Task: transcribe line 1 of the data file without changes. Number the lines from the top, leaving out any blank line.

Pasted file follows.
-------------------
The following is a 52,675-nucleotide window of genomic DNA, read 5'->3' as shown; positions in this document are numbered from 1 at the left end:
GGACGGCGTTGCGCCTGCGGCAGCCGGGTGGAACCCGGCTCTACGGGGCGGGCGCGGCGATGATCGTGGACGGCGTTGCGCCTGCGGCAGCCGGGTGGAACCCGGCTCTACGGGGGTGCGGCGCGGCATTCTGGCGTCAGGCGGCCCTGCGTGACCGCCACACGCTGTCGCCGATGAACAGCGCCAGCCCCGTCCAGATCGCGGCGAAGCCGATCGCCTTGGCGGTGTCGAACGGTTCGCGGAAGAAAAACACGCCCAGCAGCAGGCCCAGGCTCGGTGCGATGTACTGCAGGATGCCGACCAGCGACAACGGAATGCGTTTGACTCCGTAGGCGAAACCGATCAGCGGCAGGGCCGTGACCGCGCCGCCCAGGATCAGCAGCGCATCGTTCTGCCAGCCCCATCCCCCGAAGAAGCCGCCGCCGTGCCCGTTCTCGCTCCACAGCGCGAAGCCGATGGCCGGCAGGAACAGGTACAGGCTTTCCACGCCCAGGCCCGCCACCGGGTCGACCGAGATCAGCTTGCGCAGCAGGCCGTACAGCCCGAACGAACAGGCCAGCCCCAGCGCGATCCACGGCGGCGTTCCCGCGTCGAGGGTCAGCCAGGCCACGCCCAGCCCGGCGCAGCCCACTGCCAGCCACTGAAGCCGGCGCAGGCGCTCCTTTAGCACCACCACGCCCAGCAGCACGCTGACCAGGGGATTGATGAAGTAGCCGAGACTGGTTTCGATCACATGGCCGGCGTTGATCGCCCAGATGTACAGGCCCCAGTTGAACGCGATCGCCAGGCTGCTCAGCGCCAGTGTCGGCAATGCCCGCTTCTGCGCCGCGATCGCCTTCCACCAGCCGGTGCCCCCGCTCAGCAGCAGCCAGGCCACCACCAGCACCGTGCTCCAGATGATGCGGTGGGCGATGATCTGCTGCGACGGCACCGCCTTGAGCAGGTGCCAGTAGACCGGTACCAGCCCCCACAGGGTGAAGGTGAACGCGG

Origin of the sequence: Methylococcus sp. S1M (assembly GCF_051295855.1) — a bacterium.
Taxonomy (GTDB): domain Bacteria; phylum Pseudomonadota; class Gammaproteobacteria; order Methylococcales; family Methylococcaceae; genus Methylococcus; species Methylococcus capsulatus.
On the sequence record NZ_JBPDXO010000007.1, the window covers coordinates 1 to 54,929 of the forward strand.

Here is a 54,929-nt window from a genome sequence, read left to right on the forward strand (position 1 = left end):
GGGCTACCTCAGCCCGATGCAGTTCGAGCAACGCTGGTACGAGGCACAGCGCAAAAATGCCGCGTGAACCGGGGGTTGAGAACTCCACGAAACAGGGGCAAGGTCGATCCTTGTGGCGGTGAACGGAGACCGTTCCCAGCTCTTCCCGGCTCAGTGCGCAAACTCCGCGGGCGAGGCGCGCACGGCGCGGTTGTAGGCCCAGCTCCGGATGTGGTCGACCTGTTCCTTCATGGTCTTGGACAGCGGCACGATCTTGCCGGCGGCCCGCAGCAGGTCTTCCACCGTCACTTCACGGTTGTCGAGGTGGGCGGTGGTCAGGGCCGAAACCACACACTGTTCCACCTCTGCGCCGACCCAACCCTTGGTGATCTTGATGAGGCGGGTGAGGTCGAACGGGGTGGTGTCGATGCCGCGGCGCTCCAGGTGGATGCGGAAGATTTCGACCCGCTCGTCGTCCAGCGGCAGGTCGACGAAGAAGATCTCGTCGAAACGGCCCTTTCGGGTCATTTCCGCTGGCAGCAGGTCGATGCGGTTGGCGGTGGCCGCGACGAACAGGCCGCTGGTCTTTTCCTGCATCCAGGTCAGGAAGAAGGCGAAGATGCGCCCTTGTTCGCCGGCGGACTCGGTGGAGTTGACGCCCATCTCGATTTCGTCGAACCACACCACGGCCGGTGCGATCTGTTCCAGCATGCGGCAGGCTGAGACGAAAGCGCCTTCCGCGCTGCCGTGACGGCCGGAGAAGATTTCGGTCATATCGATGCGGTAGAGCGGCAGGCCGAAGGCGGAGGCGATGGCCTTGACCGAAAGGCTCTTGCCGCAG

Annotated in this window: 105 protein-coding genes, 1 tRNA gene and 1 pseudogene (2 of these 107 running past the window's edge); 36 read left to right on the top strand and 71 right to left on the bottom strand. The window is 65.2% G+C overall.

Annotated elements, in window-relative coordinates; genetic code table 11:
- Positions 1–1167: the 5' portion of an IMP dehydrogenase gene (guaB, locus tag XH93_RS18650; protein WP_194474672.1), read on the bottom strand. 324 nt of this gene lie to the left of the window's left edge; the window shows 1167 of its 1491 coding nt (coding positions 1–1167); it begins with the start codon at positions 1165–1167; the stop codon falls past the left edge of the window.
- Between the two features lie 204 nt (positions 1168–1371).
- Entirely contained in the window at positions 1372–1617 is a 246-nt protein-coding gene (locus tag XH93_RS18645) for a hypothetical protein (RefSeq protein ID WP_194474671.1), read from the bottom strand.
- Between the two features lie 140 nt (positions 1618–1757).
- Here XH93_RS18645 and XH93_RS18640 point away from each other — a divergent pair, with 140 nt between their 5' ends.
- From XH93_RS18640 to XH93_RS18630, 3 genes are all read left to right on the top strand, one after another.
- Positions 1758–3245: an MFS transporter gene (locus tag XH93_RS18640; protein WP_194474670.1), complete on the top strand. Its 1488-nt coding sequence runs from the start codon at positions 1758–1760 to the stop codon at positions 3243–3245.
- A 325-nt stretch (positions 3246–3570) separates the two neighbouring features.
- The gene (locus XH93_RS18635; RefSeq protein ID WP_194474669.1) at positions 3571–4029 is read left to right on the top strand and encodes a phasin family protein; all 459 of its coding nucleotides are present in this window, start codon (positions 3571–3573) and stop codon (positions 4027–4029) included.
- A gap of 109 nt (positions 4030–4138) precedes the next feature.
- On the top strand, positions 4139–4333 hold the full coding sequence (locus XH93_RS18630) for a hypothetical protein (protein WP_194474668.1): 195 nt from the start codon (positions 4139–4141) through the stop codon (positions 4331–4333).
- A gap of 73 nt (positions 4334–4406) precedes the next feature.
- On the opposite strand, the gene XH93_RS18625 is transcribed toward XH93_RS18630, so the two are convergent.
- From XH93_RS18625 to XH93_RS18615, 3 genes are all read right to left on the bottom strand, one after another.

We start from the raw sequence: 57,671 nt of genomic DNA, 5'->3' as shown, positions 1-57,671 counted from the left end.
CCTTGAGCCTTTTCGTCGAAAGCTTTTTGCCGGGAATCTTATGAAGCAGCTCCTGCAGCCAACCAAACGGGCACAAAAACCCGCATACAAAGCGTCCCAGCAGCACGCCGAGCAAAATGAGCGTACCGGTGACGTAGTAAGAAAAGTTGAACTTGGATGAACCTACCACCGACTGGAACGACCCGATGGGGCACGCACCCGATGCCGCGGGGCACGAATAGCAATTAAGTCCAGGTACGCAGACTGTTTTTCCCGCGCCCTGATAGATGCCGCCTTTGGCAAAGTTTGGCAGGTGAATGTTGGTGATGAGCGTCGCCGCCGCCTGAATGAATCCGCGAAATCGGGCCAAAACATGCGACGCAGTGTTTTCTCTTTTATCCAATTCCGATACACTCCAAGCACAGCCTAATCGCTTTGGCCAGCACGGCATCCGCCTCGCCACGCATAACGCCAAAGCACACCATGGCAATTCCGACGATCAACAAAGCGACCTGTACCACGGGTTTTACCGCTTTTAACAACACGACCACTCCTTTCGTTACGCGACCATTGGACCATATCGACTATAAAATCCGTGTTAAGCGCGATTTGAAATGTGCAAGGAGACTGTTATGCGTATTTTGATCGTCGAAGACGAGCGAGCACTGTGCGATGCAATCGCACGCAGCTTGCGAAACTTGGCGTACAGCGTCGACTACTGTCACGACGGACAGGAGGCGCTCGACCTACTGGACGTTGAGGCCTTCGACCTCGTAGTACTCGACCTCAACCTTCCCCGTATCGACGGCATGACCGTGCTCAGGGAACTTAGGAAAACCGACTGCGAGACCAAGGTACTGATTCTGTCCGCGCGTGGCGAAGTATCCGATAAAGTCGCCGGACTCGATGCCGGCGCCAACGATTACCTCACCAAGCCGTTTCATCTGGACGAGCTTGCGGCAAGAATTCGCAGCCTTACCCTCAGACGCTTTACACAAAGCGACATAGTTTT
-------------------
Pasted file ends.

The following is a 52,675-nucleotide window of genomic DNA, read 5'->3' as shown; positions in this document are numbered from 1 at the left end: